“This perception is a critical challenge for us,” says Carolyn Lee, executive director of The Manufacturing Institute, the research arm of the National Association of Manufacturers. “Manufacturing is not dirty and dangerous anymore. It’s clean. And you can use your hands and make things. Changing the misperception of the sector, which is still a great and robust sector for jobs—that’s a key for us.”
In fact, Ms. Lee notes, there are expected to be 3.5 million available manufacturing jobs by 2025, largely resulting from the retirement of some 2.7 million baby boomers. However, an estimated 2 million of these jobs are at risk of being unfilled. One central reason? A significant skills gap. Indeed, the study by The Manufacturing Institute and Deloitte found that 70% of current workers lacked adequate technology and computer skills. Among the executives already grappling with talent shortages in the EIU study, 42% expect to face difficulty in recruiting new employees who have the prerequisites for on-the-job training over the next three years.
Recognizing this challenge, manufacturers are pursuing the twin goals of aggressively recruiting new employees and upskilling (or reskilling) existing ones. The EIU survey confirms confidence in this approach: 70% of manufacturing executives agree that training opportunities will attract new talent, and 49% say that reskilling current workers is the most effective way to develop needed skills and competencies.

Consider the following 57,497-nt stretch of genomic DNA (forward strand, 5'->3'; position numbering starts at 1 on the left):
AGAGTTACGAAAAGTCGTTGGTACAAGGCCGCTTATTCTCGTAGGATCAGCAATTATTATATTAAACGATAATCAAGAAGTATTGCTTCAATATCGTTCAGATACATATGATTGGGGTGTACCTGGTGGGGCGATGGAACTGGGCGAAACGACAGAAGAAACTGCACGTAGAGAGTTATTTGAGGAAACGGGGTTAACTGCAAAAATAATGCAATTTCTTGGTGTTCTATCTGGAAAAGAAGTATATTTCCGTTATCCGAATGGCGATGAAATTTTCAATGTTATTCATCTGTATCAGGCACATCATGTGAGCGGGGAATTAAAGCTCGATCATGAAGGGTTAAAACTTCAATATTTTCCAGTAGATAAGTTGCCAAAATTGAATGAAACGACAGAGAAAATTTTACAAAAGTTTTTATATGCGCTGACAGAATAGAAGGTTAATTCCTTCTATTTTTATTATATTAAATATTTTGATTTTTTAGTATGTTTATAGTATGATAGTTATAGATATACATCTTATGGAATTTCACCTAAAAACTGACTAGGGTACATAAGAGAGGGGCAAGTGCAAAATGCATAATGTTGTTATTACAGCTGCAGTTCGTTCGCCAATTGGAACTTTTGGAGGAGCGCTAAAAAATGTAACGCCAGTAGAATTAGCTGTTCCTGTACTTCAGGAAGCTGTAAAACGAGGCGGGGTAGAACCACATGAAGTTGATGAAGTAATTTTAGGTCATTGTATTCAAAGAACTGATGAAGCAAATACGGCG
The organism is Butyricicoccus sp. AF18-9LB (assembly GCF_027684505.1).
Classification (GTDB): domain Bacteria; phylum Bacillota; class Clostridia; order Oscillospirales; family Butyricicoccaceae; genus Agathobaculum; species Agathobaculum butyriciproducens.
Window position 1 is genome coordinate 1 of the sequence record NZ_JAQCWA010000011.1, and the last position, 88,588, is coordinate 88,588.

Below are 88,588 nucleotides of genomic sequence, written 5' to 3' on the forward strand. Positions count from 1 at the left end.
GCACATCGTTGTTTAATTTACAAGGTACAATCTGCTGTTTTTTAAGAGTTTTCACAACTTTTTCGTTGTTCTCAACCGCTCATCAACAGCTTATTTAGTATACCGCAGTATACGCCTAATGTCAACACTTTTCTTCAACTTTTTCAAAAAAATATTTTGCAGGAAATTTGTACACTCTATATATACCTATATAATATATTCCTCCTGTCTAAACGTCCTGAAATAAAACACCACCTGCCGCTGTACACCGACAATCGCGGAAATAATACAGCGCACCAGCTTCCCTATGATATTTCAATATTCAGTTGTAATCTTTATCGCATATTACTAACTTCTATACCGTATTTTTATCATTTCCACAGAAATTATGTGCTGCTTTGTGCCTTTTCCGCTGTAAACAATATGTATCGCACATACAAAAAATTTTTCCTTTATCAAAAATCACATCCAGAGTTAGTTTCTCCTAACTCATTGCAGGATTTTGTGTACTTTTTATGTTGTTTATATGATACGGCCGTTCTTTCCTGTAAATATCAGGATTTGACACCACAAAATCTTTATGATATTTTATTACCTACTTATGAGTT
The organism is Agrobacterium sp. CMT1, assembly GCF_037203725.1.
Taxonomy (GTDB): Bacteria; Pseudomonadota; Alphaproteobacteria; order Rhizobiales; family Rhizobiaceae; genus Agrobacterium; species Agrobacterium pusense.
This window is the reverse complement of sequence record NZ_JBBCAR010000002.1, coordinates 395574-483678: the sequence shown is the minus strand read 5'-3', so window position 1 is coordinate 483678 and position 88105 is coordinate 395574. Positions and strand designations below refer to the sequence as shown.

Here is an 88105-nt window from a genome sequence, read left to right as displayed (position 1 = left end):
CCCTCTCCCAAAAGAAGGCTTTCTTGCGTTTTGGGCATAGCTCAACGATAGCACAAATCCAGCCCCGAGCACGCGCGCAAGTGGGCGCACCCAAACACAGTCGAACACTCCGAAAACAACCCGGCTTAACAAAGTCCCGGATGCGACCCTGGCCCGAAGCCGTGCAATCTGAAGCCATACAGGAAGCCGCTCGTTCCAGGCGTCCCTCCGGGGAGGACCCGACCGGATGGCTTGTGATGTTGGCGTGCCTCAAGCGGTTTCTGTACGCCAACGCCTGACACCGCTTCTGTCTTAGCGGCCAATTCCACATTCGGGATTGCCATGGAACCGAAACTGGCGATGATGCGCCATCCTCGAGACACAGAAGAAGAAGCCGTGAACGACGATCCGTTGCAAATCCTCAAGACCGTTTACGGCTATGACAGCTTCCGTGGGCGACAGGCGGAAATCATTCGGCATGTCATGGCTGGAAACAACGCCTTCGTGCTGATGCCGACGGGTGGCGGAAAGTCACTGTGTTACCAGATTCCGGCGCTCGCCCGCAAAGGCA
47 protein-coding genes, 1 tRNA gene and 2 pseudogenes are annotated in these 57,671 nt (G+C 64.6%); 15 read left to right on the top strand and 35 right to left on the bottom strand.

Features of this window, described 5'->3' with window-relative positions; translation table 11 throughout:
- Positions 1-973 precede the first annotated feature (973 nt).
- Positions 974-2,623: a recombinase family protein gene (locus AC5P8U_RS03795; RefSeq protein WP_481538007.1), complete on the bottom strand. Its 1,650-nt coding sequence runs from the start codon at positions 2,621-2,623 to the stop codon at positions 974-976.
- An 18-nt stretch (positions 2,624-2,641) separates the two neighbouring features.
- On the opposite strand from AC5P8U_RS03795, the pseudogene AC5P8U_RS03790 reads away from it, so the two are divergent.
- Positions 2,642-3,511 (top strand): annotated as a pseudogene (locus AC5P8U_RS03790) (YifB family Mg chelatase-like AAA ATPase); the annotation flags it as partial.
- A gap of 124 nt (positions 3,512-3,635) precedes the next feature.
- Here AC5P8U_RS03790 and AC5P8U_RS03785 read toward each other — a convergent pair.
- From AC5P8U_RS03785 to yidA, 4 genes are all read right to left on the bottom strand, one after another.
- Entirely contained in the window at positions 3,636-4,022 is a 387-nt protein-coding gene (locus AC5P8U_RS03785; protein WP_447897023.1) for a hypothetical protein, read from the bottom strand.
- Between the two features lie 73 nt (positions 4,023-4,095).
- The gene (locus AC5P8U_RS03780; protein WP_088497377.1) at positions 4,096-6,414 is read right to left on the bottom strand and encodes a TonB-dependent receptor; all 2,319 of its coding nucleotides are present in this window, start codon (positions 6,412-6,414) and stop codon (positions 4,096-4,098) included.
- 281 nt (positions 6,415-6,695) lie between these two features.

Creative approaches to talent
To build the necessary workforce, many companies are responding proactively by building partnerships and providing curriculum input to local high schools and community colleges. Others, like Lincoln Electric, are not only designing their own courses but also working with educators to expand their own knowledge and skills.
The Manufacturing Institute’s efforts include designing a skills certification program of stackable credentials and working with manufacturers, community colleges and other institutions to create accessible courses and industry standards for the sector as a whole. The institute has also created thousands of “manufacturing ambassadors” nationwide who visit schools and host factory tours to educate young people about manufacturing careers.